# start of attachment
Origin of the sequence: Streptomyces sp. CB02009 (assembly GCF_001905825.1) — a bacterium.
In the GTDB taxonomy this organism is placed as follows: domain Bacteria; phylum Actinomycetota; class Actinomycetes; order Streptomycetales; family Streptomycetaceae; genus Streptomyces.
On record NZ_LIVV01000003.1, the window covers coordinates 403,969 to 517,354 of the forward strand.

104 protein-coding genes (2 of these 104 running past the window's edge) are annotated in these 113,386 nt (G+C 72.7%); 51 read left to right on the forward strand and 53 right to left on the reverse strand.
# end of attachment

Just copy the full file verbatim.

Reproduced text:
Origin of the sequence: Streptomyces sp. CB02009 (assembly GCF_001905825.1) — a bacterium.
In the GTDB taxonomy this organism is placed as follows: domain Bacteria; phylum Actinomycetota; class Actinomycetes; order Streptomycetales; family Streptomycetaceae; genus Streptomyces.
On record NZ_LIVV01000003.1, the window covers coordinates 403,969 to 517,354 of the forward strand.

104 protein-coding genes (2 of these 104 running past the window's edge) are annotated in these 113,386 nt (G+C 72.7%); 51 read left to right on the forward strand and 53 right to left on the reverse strand.